Bonaire is usually good to dive year round, and actually has a reputation for having great weather all year round, but hurricane season is between June and November. Although technically below the hurricane belt, they have had their share of odd storms and received significant damage in 2008 from Hurrican Omar. Some divers have said that some shallow reefs sustained damage from the Hurricane, but not the deeper areas.
Bonaire receives very little rain and the average daytime temperatures range from 85 to 95 degrees farenheight (29-33 C).
Visibility averages 40-100 feet (12-30M) but occassionaly drops down less. It can easily be over 100ft (30m) at Klein Bonaire.
Water temperatures range from 80 to 86 F (27 to 30 C). The warmest water is in August / September.
Bonaire top dive sites
The Hilma Hooker is a 236 footlong freighter that has been on the bottom since 1984. She rests on her starboard side on a sandy bottom at about 95 feet. The top of the wreck is in about 65 feet of water. Access is available from boat or shore. It's big wreck, usually with good visibility - and it looks like a boat, not like a hunk of junk.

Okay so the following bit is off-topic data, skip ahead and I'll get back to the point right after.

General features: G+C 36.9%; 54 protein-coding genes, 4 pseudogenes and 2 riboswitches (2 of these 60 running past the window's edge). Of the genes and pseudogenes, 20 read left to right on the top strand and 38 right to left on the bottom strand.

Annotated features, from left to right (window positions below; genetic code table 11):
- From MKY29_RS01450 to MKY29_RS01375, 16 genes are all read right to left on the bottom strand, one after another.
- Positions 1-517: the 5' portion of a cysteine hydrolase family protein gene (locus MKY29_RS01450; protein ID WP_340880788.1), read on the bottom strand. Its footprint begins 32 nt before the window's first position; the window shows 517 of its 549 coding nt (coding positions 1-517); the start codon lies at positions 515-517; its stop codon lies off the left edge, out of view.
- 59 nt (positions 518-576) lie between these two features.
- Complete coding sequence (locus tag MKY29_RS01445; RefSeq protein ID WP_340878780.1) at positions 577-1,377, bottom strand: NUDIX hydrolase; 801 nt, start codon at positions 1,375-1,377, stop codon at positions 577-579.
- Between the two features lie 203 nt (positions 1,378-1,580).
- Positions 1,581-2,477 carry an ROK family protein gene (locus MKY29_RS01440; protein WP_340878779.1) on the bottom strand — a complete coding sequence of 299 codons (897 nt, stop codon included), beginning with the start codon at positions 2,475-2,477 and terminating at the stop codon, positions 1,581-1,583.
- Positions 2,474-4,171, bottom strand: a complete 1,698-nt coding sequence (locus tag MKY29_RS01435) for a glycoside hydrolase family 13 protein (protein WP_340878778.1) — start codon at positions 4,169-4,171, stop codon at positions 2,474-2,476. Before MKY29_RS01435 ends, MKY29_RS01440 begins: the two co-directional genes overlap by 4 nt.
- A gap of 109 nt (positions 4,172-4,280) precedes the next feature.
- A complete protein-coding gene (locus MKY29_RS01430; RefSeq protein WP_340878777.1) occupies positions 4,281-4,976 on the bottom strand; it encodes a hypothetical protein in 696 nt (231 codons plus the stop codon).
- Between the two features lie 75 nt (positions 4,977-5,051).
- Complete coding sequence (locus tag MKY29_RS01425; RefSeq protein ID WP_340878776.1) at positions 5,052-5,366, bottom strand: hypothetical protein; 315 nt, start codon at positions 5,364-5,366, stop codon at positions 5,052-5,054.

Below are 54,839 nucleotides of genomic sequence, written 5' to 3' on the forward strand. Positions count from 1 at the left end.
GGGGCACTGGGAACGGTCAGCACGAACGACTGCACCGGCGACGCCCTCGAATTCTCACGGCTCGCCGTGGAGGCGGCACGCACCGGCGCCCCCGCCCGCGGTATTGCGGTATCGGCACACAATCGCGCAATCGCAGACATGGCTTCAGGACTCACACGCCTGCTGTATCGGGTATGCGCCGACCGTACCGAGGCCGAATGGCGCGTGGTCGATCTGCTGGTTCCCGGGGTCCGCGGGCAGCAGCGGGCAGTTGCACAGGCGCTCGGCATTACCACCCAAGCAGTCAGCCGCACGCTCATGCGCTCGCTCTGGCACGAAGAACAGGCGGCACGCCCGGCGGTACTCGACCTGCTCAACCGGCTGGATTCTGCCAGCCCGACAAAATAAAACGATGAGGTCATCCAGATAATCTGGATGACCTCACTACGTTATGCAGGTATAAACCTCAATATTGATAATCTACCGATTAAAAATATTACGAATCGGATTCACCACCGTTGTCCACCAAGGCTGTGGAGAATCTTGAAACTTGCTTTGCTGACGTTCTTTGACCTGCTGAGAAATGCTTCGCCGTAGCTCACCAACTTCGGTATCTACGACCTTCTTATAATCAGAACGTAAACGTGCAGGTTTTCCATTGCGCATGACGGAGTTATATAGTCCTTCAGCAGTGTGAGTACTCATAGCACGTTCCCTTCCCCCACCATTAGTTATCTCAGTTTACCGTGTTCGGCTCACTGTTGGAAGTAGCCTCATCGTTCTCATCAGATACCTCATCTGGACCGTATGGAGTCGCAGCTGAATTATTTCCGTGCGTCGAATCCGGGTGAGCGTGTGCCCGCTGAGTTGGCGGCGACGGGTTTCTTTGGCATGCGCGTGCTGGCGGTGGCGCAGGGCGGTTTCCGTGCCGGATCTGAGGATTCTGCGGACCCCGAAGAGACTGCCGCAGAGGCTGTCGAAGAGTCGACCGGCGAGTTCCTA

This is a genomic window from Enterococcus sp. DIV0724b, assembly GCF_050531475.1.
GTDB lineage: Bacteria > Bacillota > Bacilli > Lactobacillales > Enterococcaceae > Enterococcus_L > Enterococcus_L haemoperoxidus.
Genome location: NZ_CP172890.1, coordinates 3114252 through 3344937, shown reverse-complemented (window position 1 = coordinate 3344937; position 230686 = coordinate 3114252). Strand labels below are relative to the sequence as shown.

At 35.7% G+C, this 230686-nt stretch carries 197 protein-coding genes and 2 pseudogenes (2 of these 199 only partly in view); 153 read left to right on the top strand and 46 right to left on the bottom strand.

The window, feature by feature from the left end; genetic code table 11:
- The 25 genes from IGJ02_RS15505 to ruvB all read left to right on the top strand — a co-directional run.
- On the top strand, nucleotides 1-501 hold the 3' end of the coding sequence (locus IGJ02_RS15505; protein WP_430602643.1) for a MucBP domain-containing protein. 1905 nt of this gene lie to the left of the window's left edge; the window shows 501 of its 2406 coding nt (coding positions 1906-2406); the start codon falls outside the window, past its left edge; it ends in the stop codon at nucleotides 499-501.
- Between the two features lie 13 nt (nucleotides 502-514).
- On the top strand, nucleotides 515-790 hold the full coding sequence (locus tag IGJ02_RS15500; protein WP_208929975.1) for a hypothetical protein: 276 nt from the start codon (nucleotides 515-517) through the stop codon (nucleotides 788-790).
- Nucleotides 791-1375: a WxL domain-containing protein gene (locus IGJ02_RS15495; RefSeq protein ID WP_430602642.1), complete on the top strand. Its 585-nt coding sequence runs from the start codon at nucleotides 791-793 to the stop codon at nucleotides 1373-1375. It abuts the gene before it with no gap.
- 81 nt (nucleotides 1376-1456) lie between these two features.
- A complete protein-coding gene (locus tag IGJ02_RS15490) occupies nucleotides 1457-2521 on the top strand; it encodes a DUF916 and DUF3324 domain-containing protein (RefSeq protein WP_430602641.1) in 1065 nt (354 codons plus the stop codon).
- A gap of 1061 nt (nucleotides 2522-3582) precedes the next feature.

The Salt Pier offers excellent wide angle opportunities with lots of growth on the pilings and schooling fish under the shadow of the pier. Depth range is 40 to 70 feet. Access is available from boat or shore but if diving from shore you must get prior permission. You should be able to do this through one of the local dive shops but check first in case rules have changed. We believe that currently you must do this site with a registered "guide".
Karpata is a bit harder to dive from shore than many of the other sites but well worth the effort. The reef slopes almost to a vertical wall down to the sand at around 130 feet. The majority of the best diving is in the 30 to 80 feet range. This is a good place to see pelagics out in the blue water. Access is available from boat or shore.
Next to Karpata is Old Blue, which has huge plate corals. You can get deep very easily here.